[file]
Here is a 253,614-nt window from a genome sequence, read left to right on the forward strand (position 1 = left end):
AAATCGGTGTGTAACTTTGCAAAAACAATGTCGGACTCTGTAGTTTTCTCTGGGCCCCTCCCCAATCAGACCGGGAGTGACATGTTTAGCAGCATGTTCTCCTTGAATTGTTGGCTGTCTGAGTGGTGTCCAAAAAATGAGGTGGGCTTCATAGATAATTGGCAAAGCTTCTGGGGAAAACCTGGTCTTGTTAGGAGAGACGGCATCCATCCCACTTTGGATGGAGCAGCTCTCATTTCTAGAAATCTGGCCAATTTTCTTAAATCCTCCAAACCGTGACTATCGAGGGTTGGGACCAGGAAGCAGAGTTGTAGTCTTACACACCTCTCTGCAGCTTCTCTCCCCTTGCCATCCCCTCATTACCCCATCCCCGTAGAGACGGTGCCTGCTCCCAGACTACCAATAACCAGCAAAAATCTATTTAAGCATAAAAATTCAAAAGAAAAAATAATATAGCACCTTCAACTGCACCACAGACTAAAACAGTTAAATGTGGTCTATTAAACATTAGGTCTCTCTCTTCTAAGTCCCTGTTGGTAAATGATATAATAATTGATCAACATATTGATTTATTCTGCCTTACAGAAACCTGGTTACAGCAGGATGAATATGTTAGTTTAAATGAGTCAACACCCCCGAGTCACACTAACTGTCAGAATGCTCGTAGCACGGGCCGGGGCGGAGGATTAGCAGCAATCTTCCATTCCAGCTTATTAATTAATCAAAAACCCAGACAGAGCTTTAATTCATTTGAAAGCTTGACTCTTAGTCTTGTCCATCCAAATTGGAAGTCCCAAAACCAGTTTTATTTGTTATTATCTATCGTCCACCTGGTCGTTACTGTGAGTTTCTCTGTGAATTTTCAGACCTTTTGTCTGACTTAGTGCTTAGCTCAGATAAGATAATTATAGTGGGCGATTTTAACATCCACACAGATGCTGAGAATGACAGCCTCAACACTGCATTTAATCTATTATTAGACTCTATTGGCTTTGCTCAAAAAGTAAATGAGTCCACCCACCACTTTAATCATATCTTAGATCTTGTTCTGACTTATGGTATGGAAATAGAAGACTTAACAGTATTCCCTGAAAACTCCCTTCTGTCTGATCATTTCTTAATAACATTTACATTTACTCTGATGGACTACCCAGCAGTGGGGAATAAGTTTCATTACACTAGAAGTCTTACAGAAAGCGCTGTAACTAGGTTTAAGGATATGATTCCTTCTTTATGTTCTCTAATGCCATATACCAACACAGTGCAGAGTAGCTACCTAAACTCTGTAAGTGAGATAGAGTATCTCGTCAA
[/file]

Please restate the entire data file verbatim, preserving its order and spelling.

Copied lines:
Here is a 253,614-nt window from a genome sequence, read left to right on the forward strand (position 1 = left end):
AAATCGGTGTGTAACTTTGCAAAAACAATGTCGGACTCTGTAGTTTTCTCTGGGCCCCTCCCCAATCAGACCGGGAGTGACATGTTTAGCAGCATGTTCTCCTTGAATTGTTGGCTGTCTGAGTGGTGTCCAAAAAATGAGGTGGGCTTCATAGATAATTGGCAAAGCTTCTGGGGAAAACCTGGTCTTGTTAGGAGAGACGGCATCCATCCCACTTTGGATGGAGCAGCTCTCATTTCTAGAAATCTGGCCAATTTTCTTAAATCCTCCAAACCGTGACTATCGAGGGTTGGGACCAGGAAGCAGAGTTGTAGTCTTACACACCTCTCTGCAGCTTCTCTCCCCTTGCCATCCCCTCATTACCCCATCCCCGTAGAGACGGTGCCTGCTCCCAGACTACCAATAACCAGCAAAAATCTATTTAAGCATAAAAATTCAAAAGAAAAAATAATATAGCACCTTCAACTGCACCACAGACTAAAACAGTTAAATGTGGTCTATTAAACATTAGGTCTCTCTCTTCTAAGTCCCTGTTGGTAAATGATATAATAATTGATCAACATATTGATTTATTCTGCCTTACAGAAACCTGGTTACAGCAGGATGAATATGTTAGTTTAAATGAGTCAACACCCCCGAGTCACACTAACTGTCAGAATGCTCGTAGCACGGGCCGGGGCGGAGGATTAGCAGCAATCTTCCATTCCAGCTTATTAATTAATCAAAAACCCAGACAGAGCTTTAATTCATTTGAAAGCTTGACTCTTAGTCTTGTCCATCCAAATTGGAAGTCCCAAAACCAGTTTTATTTGTTATTATCTATCGTCCACCTGGTCGTTACTGTGAGTTTCTCTGTGAATTTTCAGACCTTTTGTCTGACTTAGTGCTTAGCTCAGATAAGATAATTATAGTGGGCGATTTTAACATCCACACAGATGCTGAGAATGACAGCCTCAACACTGCATTTAATCTATTATTAGACTCTATTGGCTTTGCTCAAAAAGTAAATGAGTCCACCCACCACTTTAATCATATCTTAGATCTTGTTCTGACTTATGGTATGGAAATAGAAGACTTAACAGTATTCCCTGAAAACTCCCTTCTGTCTGATCATTTCTTAATAACATTTACATTTACTCTGATGGACTACCCAGCAGTGGGGAATAAGTTTCATTACACTAGAAGTCTTACAGAAAGCGCTGTAACTAGGTTTAAGGATATGATTCCTTCTTTATGTTCTCTAATGCCATATACCAACACAGTGCAGAGTAGCTACCTAAACTCTGTAAGTGAGATAGAGTATCTCGTCAA